Sunbathing the Nepali Way

My family in the US has been skyping us from sunny Florida, and it’s making me miss warm weather. As I mentioned in this post about my toes, the cold is really getting to me, so I’ve been trying to get a little bit of the sun my family is soaking up this week by sunbathing on our roof.

In Nepal, there are multiple ways to balance the hot and cold in your body. One way is to eat certain foods at different times of the year or on certain occasions. Oranges are a cold food, so they shouldn’t be eaten when you have a cold or cough because they supposedly make it worse, as I mentioned in this post. I ignore this a lot of the time, though, because they have so much Vitamin C, something I was always told to eat when sick.

Sugar is a warm food. A few weekends ago, Nepalis who are part of the Newar ethnic group in Kathmandu celebrated Yomari Purnima. This is a holiday celebrated on the day of the full moon in December, and those who practice it make little dumplings called Yomari, which are often stuffed with a sweet paste made of molasses and sesame. (Ironically I’ve only ever eaten these in the US, at a family friend’s house, but never in Nepal). Anyway, the Yomaris are supposed to be a hot food, good for winter because they’re sweet. Honey is also considered to be a hot food, and some people won’t eat it in the summer because they’re afraid it will make them too warm.

I also just learned the other day that after women give birth, their bodies are thought to be cold. So a special food called gutpak is made for them to eat. This food supposedly warms up their bodies. It has sugar and spices in it and is both sweet and bitter (I think because of the methi, fenugreek, that’s in it).

My host family sitting on a sukul

The way to get rid of the cold in Kathmandu is to eat food that is thought to produce warmth like Yomari and to of course dress warmly, but you can also sunbathe. Because women’s bodies are considered to be cold after giving birth, they are often encouraged to sunbathe with their babies.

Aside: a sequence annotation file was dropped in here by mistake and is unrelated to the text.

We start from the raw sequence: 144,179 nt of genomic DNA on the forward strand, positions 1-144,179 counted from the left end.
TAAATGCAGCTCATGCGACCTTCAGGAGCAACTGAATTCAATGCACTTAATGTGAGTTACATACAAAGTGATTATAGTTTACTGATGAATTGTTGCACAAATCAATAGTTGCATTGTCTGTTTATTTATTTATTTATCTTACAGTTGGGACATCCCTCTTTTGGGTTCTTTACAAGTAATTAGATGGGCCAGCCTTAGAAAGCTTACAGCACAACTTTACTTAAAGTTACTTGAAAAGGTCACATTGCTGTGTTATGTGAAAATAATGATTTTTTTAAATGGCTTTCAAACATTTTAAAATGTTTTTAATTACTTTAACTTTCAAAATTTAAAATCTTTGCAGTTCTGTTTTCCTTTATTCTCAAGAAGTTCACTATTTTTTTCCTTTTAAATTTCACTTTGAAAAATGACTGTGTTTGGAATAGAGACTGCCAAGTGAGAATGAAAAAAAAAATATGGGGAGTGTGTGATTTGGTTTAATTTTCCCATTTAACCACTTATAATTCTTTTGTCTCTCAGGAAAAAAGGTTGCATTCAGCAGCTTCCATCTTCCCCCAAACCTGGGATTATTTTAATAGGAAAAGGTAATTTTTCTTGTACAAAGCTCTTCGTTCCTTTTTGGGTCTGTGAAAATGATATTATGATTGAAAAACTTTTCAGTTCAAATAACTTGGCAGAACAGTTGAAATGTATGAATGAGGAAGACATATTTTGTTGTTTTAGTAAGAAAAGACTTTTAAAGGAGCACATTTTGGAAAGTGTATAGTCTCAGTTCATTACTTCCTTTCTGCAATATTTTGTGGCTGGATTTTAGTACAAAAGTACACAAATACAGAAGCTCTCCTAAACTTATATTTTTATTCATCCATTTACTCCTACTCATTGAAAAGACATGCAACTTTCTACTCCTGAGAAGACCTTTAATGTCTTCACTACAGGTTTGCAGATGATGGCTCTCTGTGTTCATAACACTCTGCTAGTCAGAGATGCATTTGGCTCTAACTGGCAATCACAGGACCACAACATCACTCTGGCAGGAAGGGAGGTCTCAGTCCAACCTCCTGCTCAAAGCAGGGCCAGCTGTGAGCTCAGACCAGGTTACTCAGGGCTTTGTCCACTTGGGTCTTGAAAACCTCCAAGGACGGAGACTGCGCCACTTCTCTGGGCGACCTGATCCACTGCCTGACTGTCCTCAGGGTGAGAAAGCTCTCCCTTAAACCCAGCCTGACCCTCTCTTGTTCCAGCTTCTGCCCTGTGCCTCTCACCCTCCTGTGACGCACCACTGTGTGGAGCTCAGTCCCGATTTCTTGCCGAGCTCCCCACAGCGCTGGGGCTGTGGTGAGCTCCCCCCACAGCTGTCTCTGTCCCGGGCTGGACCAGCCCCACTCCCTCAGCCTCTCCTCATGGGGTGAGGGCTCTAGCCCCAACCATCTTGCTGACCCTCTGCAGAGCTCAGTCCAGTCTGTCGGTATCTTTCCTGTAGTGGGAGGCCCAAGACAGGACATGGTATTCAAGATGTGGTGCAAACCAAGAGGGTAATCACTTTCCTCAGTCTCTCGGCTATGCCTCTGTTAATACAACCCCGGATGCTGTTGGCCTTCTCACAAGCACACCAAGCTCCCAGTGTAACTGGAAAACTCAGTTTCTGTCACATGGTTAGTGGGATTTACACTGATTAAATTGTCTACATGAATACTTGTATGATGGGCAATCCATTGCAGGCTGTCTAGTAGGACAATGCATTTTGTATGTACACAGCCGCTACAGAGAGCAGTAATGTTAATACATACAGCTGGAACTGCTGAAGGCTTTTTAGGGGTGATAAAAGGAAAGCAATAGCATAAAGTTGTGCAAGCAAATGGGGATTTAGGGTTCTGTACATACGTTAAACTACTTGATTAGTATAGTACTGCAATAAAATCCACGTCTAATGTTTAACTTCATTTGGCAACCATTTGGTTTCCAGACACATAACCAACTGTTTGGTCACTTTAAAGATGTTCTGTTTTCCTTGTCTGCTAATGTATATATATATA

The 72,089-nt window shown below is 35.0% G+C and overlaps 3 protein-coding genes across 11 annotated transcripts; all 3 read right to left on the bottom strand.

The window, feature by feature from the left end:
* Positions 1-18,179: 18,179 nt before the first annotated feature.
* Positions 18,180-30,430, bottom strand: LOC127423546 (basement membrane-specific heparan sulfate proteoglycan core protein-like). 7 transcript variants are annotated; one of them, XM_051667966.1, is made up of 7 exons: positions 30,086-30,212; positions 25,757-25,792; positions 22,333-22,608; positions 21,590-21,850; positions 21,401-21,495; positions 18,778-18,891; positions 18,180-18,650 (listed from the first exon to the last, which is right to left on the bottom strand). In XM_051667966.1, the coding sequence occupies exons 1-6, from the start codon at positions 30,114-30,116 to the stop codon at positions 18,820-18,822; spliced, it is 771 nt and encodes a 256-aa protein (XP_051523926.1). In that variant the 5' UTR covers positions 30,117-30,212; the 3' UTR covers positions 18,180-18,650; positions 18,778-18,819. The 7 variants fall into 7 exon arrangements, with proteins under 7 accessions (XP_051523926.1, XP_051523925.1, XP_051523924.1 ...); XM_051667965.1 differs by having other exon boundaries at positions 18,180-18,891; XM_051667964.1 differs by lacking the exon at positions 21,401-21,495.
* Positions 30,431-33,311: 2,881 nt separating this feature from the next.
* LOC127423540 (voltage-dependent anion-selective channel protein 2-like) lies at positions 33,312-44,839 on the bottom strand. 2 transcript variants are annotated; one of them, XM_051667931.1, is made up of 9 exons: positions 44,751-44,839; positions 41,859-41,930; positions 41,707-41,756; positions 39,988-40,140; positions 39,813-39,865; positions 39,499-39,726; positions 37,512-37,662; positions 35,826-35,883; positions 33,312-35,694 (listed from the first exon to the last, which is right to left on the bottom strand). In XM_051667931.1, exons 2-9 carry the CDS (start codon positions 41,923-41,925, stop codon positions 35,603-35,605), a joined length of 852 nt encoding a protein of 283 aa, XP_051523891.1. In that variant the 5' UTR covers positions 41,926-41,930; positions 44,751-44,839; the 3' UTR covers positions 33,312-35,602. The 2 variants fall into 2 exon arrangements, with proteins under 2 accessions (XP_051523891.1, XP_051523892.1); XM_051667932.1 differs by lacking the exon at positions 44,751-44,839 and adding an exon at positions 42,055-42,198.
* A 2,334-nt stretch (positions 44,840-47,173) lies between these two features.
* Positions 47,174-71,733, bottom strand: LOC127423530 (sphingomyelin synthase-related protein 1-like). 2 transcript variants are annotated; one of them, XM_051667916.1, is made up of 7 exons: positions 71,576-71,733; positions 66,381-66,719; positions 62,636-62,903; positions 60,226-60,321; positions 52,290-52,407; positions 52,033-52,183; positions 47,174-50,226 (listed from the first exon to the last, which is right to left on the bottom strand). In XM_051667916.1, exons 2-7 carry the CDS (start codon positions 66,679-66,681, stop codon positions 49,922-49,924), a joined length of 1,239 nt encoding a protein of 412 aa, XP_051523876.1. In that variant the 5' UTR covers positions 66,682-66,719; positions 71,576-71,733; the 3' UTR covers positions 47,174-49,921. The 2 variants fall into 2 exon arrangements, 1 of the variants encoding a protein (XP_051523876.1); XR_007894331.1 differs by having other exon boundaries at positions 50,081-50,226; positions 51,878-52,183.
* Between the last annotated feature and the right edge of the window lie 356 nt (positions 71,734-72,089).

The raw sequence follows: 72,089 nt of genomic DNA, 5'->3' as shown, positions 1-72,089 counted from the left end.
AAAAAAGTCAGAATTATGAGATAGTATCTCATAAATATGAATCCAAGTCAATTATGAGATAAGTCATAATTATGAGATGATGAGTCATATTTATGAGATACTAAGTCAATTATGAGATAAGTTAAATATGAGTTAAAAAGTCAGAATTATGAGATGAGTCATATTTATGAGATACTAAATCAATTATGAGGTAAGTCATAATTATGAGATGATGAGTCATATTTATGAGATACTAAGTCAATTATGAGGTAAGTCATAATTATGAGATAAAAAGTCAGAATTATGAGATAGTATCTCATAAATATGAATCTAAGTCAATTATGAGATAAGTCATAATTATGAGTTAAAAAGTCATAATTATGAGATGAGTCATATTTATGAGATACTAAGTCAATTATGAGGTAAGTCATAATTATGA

Traditionally, Nepalis might have taken sunbaths on woven mats called sukul (and many still do). To the right is a picture of one of my host families sitting on a sukul.

But we don’t have one at our house, so we’ve been using a styrofoam mat that we found in a closet.

Over the weekend, we brought a few oranges, a computer, and some books up to the roof to just hang out and relax…

Our Sunbathing Spot

12 thoughts on “Sunbathing the Nepali Way

  1. When I read this to Alexandra, she reminded me of a reason newborns need sun. Sometimes babies are born with jaundice. Their bilirubin count is too high. This is a problem with the liver. Western doctors use light therapy to help the baby metabolize the bilirubin. I remember your grandma saying she put me in a sunny window to help my jaundice.

  2. I love sunbathing during winter time especially with oranges and some peanuts. Ahh..that’s a bliss!
    I see from the above picture that you have a blue mat on a cement concrete. You might need a thick mat. Otherwise the damp cold from the cement will get you.

    • Tri feels the same way 🙂 He was so excited to start sunbathing this winter (something he hasn’t done in Nepal in so long). The mat has seemed okay so far, but I’ll check it out. Maybe we need to change it.

  3. My boyfriend told me, if he have a cold the he eat meals more spicy……….
    In our flat in Basundhara we have a roof top too and I enjoyed many days there.
    We have a balcony too, but there is no sun.
    So a mat we have too and the same color………smile…
    I wish you a happy new year………

  4. The fenugreek makes sense. That is used to increase milk supply and the amount of fat in the milk. Perfect for chubbing up brand new babies. I love Nepali “superstitions”. The more I learn about them the more I love them. Like wearing a scarf for a cough. I never had thought of that. I grew up in Florida, where even during the rough times of the year, you wouldn’t need a scarf. But wearing a scarf really does help me. I was also told not to sleep with my head facing north. I’d been sick for 9 weeks straight last year and was told to sleep with my head facing a different direction. I switched and within one week I wasn’t sick anymore. Can’t say for sure it was changing how I slept, but coincidence no?

    • That’s really neat. I didn’t know that fenugreek does that.

      Yeah, there are so many superstitions! I’m like you…I’ve started to believe a lot of them because I hear so many anecdotes that attest to their truth.

  5. Pingback: Co-sleeping & Why I Think Asian Parents are Right about It « Padmini's Svorga

  6. I think it won’t be allowed if you enjoy the sunshine with Bikini in this country~~~I have seen other interesting stories about Nepali on . Hope to get a chance to trip there.

  7. I’ve started learning a lot more about this diet of hot and cold foods. The practice is based on “doshas” in ayurvedic medicine. I wrote a post on this recently and kept thinking back to your post here.

  8. Pingback: Hot and Cold Nature, a Nepali Perspective « Padmini's Svorga

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